Renal peroxiredoxin 6 interacts with anion exchanger and plays a novel role in pH homeostasis
Sorrell, Sara L
Johnstone, Duncan B
Nature Publishing Group
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Sorrell, S. L., Golder, Z., Johnstone, D. B., & Karet, F. (2015). Renal peroxiredoxin 6 interacts with anion exchanger and plays a novel role in pH homeostasis. Kidney International, 89 105-112. https://doi.org/10.1038/ki.2015.277
Peroxiredoxin 6 (PRDX6) is one of the six members of the PRDX family, which have peroxidase and antioxidant activity. PRDX6 is unique, containing only one conserved cysteine residue (C47) rather than the two found in other PRDXs. A yeast two-hybrid screen found PRDX6 to be a potential binding partner of the C-terminal tail of anion exchanger 1 (AE1), a Cl−/HCO3− exchanger basolaterally expressed in renal α-intercalated cells. PRDX6 immunostaining in human kidney was both cytoplasmic and peripheral and colocalized with AE1. Analysis of native protein showed that it was largely monomeric, whereas expressed tagged protein was more dimeric. Two methionine oxidation sites were identified. In vitro and ex vivo pull-downs and immunoprecipitation assays confirmed interaction with AE1, but mutation of the conserved cysteine resulted in loss of interaction. Prdx6 knockout mice had a baseline acidosis with a major respiratory component and greater AE1 expression than wild-type animals. After an oral acid challenge, PRDX6 expression increased in wild-type mice, with preservation of AE1. However, AE1 expression was significantly decreased in knockout animals. Kidneys from acidified mice showed widespread proximal tubular vacuolation in wild-type but not knockout animals. Knockdown of PRDX6 by siRNA in mammalian cells reduced both total and cell membrane AE1 levels. Thus, PRDX6-AE1 interaction contributes to the maintenance of AE1 during cellular stress such as during metabolic acidosis.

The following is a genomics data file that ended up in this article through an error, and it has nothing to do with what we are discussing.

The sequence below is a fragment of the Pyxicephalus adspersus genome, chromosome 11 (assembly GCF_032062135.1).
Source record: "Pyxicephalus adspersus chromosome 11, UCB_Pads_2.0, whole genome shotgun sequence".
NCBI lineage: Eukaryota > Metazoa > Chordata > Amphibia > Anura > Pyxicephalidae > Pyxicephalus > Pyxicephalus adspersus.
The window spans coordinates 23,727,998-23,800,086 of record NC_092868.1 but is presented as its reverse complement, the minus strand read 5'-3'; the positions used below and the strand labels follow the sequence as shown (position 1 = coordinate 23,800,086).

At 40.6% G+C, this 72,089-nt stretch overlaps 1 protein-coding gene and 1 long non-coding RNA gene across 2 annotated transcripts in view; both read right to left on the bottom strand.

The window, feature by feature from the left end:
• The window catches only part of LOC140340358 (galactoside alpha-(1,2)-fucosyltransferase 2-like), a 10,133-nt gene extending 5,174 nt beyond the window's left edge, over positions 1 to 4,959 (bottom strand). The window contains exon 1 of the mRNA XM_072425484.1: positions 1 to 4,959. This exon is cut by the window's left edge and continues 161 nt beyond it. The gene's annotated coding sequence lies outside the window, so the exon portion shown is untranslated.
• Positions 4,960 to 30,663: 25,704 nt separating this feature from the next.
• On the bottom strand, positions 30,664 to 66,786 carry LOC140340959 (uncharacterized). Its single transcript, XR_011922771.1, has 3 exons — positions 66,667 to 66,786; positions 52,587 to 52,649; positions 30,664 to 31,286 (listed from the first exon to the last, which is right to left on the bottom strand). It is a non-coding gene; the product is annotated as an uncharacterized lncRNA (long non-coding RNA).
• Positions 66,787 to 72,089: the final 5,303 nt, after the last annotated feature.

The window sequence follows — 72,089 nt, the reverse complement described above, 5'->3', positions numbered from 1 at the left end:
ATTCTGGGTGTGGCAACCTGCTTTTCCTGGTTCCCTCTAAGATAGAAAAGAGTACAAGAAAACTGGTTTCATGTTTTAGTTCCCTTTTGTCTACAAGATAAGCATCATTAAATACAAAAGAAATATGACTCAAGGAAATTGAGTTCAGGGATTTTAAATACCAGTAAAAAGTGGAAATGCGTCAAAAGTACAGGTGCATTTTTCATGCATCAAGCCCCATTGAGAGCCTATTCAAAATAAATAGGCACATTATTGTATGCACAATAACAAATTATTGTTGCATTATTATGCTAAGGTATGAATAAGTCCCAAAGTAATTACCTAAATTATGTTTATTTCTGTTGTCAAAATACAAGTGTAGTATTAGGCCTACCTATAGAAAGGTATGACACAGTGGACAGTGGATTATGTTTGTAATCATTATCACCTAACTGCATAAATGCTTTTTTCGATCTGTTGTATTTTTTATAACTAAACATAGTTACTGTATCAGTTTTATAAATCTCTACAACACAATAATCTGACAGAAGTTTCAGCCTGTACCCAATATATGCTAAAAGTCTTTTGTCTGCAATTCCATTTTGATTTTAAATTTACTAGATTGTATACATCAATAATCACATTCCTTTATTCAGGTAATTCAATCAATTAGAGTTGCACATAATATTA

AE1, acidosis, cellular stress, distal tubule, PRDX6, renal pathology
Human kidney sections were prepared by Suzy Haward, Addenbrooke's Human Research Tissue Bank, which is supported by the Cambridge Biomedical Research Centre. We thank Dr. Aron Fisher (Institute for Environmental Science, University of Pennsylvania) for the kind gift of Prdx6−/− mice and reagents, Carsten Wagner (Zurich) for antisera, Jane Clarke (University of Cambridge) for modified pRSET-A vector, and Kamburapola Jayawardena for mass spectrometry (CIMR). This work was funded by the Wellcome Trust (award 088489/Z/09/Z to FEKF and Strategic award 100140/Z/12/Z to the Cambridge Institute for Medical Research), and the Jack Kent Cooke Foundation (scholarship to SLS).
Wellcome Trust (088489/Z/09/Z)
Wellcome Trust (100140/Z/12/Z)
Wellcome Trust (066438/Z/01/Z)
Wellcome Trust (079895/Z/06/B)
External DOI: https://doi.org/10.1038/ki.2015.277
This record's URL: https://www.repository.cam.ac.uk/handle/1810/252776